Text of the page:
How does a state elect a national Democratic senator by a ten-point margin, a Democratic governor for the first time in eight years and a near-Republican super majority in the state legislature? Maybe Wisconsin voters believe in bipartisan government and split tickets. Maybe Republicans handle local issues better and are more in touch with their districts. Or maybe the state is gerrymandered to all hell.
Gerrymandering is the practice of drawing legislative districts so as to give one group an electoral advantage. Two of the most widely used practices of gerrymandering include “packing and cracking.” In Wisconsin, legislators “packed” Democrats into some districts, ensuring the district goes blue and “cracked” other Democratic strongholds into several districts, giving Republicans narrow majorities in multiple districts.
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The 2018 midterm results indicate Republicans and Democrats are resigned to this fact. Of the Democrats’ 35 seats won in the midterms, 80 percent were uncontested. Of Republicans’ 64 seats, only four percent were uncontested. Why would the Republican party not field candidates in 28 state districts? Because these districts are “packed” with Democratic voters. Why would Democrats field a candidate in every district but three? Because many of these districts have “cracked” Democratic blocs and narrow victory margins. Of the 68 contested races, 41 percent had a margin of victory fewer than 5,000 votes. With margins that tight, district lines matter.
Assembly Speaker Robin Vos, R-Rochester, denied claims of state gerrymandering. Vos claims the district map accurately represents Wisconsin and said, “[Democrats] only playing to Madison and Milwaukee and not representing the other 70 counties.” Maybe that’s true. But Vos’ party also made the map.
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State redistricting occurs every census year. In Wisconsin, the State Legislature redraws the districts lines and the maps are approved by the governor. The current maps, approved in 2011, were redrawn by a Republican legislature and signed by a Republican governor. Republicans gave themselves an electoral advantage because they controlled every step of the redistricting process. This conflict of interest was not checked. How do we fix the redistricting problem?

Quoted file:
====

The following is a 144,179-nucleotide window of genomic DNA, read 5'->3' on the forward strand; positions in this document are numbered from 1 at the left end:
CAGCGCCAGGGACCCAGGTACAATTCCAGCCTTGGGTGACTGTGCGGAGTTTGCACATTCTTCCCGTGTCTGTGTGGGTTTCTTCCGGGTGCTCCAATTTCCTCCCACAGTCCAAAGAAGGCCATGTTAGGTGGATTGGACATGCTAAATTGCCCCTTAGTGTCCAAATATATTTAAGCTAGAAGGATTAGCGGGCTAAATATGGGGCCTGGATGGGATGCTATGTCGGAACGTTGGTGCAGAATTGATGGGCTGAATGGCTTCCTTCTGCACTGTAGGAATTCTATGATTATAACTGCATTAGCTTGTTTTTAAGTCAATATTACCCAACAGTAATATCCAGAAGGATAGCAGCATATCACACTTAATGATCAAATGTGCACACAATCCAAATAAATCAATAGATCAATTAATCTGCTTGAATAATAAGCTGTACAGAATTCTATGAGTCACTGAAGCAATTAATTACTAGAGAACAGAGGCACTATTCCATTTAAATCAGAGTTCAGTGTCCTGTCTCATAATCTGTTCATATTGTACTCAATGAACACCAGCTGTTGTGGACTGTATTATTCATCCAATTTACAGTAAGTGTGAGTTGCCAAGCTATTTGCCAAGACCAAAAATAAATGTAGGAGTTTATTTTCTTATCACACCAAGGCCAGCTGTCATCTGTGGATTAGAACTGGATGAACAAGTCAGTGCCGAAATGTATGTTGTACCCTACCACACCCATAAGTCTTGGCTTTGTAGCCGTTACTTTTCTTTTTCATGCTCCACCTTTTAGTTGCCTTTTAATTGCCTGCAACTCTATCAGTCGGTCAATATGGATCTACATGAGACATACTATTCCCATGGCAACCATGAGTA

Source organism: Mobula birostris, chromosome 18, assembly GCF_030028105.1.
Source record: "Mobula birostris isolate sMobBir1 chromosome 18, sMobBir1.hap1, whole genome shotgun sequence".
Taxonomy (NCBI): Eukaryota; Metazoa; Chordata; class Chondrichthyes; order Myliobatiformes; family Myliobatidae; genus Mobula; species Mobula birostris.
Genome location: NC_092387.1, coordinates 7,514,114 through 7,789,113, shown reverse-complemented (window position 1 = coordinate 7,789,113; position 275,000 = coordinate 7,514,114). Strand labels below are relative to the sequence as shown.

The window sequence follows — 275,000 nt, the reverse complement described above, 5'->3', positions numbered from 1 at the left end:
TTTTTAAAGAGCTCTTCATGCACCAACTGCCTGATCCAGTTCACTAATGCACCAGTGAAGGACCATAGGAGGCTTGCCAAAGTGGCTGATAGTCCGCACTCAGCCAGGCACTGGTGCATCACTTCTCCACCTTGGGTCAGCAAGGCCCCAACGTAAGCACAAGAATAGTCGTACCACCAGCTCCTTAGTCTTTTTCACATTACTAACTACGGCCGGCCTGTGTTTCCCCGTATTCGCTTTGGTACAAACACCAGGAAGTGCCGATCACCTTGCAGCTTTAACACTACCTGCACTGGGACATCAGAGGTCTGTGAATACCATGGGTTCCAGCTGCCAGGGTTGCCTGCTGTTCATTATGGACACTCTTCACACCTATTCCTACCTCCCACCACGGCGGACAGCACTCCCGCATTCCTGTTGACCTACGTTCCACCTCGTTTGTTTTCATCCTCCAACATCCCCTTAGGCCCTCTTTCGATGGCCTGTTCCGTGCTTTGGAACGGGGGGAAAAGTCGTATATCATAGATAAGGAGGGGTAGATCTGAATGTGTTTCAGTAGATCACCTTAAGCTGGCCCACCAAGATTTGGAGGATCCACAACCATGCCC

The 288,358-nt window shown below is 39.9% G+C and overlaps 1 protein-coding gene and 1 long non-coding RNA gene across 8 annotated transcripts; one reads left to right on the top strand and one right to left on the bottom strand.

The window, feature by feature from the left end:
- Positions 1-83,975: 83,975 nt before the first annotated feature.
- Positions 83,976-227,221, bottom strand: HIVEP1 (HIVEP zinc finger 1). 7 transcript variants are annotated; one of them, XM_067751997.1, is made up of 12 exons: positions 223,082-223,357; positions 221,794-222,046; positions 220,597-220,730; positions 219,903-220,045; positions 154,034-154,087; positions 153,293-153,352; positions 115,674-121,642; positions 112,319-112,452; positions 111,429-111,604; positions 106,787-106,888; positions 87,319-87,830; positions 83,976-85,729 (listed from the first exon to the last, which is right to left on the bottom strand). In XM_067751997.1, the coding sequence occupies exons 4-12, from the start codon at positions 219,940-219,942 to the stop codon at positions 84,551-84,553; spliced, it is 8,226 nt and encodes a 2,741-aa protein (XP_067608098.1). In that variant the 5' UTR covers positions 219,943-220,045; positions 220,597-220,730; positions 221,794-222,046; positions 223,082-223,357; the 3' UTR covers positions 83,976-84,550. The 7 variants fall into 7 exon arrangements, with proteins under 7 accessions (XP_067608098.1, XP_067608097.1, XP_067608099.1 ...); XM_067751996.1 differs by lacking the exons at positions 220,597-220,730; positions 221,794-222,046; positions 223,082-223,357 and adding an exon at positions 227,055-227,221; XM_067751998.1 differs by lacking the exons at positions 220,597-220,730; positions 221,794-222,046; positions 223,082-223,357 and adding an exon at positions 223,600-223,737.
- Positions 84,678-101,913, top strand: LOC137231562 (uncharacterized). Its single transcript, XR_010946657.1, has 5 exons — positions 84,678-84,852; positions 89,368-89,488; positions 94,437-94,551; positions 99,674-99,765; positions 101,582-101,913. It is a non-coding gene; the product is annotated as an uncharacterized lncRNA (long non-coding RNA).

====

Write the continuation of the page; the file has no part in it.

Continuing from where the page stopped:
There are smarter ways to redistrict. Six states have independent commissions who draw and approve maps. The members of the commission are not directly impacted by the map, resulting in non-partisan redistricting.
Another possibility comes from the U.S. Supreme Court case Gill vs. Whitford. This case addresses partisan gerrymandering at the national level. After the Supreme Court refused to rule on the case in May, plaintiffs may retry the case in 2019.
The most likely solution is Gov.-elect Tony Evers checking the Wisconsin legislature and demanding fair maps after the 2020 census. While this might solve the problem for the next decade, it does not solve the root problem — having state legislatures redraw maps is a conflict of interest.
Regardless of party affiliation, gerrymandering is more than alarming. It distorts elections, makes outcomes less democratic, less representative and allows existing legislators to consolidate their hold on power. It’s politics or statesmanship — Wisconsin deserves better.
Michael Warren ([email protected]) is a junior majoring in journalism and economics.